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Culture of communion generates shared wealth

By Susan Gately - 12 June, 2015

Addressing poverty, must centre on the premise of "building fraternity as equals, enabling participation and empowerment to take root": Dr Lorna Gold.

Dr Lorna Gold addresses conference in Nairobi on Economy of  Communion (EoC)

Dr Lorna Gold addresses conference in Nairobi on Economy of Communion (EoC)

A strong delegation of academics and business people from Ireland attended a recent conference on economy in Nairobi, Kenya.

Among the delegates at the 2015 International Economy of Communion (EoC) Congress, was Dr Lorna Gold, Head of Policy and Advocacy with Trócaire, who addressed the conference a number of times.

The EOC is a global project launched 24 years ago in Brazil to bring a ‘culture of communion’ to economy.

“It has practical expressions through a network of businesses which adhere to the EOC philosophy and also share their profits; it has more cultural dimensions, through a network of university courses, summer schools etc; and also political expressions – through advocacy on a number of core issues around economic justice,” Dr Gold explained to CatholicIreland.net.

The project was born in the Focolare movement.

In her talk at the Nairobi conference, which attracted 300 business people from 41 countries and 5 continents, Dr Gold said that each culture proposes its own definition of wealth and poverty, including the culture of communion.

“If ‘wealth’ is taken as a shorthand for the aspiration for progress of individuals and nations, and poverty the lesser state they want to leave behind, communion offers a unique interpretative key,” she said.

EOC conference NairobiDespite owning little, in fact, those who live in communion have a great patrimony of wealth both in terms of material and non-tangible goods, she continued.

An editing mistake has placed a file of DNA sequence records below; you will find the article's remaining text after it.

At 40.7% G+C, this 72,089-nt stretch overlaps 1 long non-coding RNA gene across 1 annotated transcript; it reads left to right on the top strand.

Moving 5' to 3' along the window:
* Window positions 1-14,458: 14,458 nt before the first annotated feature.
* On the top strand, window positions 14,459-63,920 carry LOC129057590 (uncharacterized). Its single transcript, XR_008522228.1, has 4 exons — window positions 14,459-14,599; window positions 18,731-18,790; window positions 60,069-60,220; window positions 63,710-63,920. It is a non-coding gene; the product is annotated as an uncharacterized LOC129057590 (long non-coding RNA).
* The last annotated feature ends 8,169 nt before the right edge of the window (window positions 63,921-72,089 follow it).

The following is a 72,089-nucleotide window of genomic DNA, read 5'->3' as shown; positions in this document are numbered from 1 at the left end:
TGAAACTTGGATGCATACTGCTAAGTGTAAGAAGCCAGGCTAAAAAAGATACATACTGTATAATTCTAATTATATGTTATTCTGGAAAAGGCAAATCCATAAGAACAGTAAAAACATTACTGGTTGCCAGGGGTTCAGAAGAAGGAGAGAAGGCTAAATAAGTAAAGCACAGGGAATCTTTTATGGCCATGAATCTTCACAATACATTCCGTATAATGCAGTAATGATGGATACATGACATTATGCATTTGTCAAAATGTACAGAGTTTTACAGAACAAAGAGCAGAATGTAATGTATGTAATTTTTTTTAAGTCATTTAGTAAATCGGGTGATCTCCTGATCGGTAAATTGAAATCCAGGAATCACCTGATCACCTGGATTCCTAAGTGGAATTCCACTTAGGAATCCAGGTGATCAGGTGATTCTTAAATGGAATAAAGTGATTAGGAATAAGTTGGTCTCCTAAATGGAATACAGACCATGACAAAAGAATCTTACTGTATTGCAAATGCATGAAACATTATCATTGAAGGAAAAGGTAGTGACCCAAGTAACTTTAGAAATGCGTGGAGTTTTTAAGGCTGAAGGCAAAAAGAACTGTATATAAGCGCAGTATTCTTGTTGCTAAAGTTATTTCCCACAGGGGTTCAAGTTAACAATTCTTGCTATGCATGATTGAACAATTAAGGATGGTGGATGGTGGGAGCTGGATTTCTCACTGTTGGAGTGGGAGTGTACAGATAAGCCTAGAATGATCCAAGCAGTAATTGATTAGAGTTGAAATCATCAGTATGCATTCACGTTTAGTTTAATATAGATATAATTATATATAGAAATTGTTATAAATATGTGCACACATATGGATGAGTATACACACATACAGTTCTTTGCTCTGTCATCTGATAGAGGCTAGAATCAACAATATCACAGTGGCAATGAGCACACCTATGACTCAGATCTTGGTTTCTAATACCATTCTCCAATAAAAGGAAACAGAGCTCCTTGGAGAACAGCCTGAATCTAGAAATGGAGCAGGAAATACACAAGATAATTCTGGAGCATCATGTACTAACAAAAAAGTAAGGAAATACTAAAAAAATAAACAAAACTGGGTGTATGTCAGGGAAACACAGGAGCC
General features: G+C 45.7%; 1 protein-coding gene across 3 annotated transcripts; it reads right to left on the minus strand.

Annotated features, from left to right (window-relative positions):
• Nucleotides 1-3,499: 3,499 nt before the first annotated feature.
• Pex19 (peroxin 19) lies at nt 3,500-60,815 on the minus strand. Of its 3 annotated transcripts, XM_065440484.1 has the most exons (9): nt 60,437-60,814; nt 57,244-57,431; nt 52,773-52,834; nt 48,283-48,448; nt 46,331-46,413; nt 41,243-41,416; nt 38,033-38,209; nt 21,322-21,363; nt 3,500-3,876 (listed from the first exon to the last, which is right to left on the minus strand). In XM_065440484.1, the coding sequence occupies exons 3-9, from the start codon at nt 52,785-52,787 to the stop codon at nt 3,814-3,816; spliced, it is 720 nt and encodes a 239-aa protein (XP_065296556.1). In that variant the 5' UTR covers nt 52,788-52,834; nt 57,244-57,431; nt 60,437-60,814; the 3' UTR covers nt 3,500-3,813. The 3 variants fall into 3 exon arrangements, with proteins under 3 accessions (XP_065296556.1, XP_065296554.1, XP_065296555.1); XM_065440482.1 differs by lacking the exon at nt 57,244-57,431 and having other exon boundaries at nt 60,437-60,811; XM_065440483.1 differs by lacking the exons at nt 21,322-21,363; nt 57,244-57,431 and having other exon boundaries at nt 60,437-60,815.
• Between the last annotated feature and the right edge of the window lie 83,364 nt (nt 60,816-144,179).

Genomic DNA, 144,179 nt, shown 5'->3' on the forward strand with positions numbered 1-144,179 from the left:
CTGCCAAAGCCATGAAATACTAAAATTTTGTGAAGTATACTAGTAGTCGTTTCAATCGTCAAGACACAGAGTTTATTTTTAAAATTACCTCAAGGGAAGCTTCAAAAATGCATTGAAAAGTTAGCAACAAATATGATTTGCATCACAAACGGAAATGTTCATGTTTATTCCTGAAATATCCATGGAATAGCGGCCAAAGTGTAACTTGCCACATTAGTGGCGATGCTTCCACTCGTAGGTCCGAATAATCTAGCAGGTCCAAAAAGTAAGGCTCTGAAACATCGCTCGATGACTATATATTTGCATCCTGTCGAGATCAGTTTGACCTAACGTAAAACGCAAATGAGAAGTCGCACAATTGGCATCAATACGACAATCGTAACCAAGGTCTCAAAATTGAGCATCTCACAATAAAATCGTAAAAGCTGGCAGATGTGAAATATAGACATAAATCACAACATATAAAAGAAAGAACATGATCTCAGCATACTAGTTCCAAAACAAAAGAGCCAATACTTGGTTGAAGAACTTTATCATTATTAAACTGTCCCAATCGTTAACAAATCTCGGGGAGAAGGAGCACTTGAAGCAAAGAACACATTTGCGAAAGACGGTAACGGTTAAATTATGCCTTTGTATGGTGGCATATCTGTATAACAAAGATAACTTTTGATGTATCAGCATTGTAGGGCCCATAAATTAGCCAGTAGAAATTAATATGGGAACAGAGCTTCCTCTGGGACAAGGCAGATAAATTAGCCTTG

“It is a Gospel paradox which reveals an economic logic – spiritual detachment, if lived out of love, sparks a circulation of goods, talents, ideas, good will, which generates abundance.”

In the culture of communion, there was a “phenomenal capacity to generate shared wealth” she said.

Comparing this ‘communion’ to an “electrical network” with “transmitters sending out currents of generosity in every direction”, Dr Gold said these currents were capable of “generating a tsunami of generosity” with surprising, unexpected effects.

“It is the mysterious, yet verifiable dynamic of communion: providence.”

She continued, “Seen from this vantage point, poverty, with all its material deprivations, can be interpreted as total isolation, being totally outside communion: the anguish of dying of hunger in a world of plenty, believing nobody cares enough to help.”

Addressing poverty was about “bringing the person into communion”. People living in deprivation invariably described their experience as “exclusion” and a “sense of abandonment”.

“Our approach to addressing poverty, therefore, has to be centred on the premise of building fraternity as equals, enabling participation and empowerment to take root.”

Irish delegates at the EoC conference, Nairobi

Irish delegates at the EoC conference, Nairobi

Speaking to CatholicIreland.net on her return from the conference, Dr Gold said that EOC institutions including businesses (of which there are about 1,000 worldwide) were the “creative means to bring people into this relationship of communion through creating work, technology transfers, profit sharing and so on.”

According to Dr Gold, the EOC has grown significantly in France, Spain, the USA, as well as in Africa with many young entrepreneurs choosing this philosophy for their businesses as a means of bringing integrity to their work.

“The EOC business people have a motto ‘love the other’s business as your own’. It means engaging in technology transfer with other EOC businesses, taking on EOC interns, underwriting others projects, co-creating new social enterprises to deal with poverty in local communities and beyond.”

She said it was significant that the 2015 international meeting took place in Africa.

“African traditional society has a strong sense of togetherness, communitarian spirit, which is called ‘Ubuntu’.”

The clash between the modern capitalist economy (with its underpinning of self-interest) and ‘Ubuntu’ was keenly felt with African philosophers and economists fearing that the current economic development path “will destroy the spirit of  ‘Ubuntu’, impoverishing many people in the process”.

“There is a strong desire to find an economic path which does not destroy ‘Ubuntu’ – and the EOC is a natural fit in many respects,” she added.

For further information see: www.edc-online.org/en/

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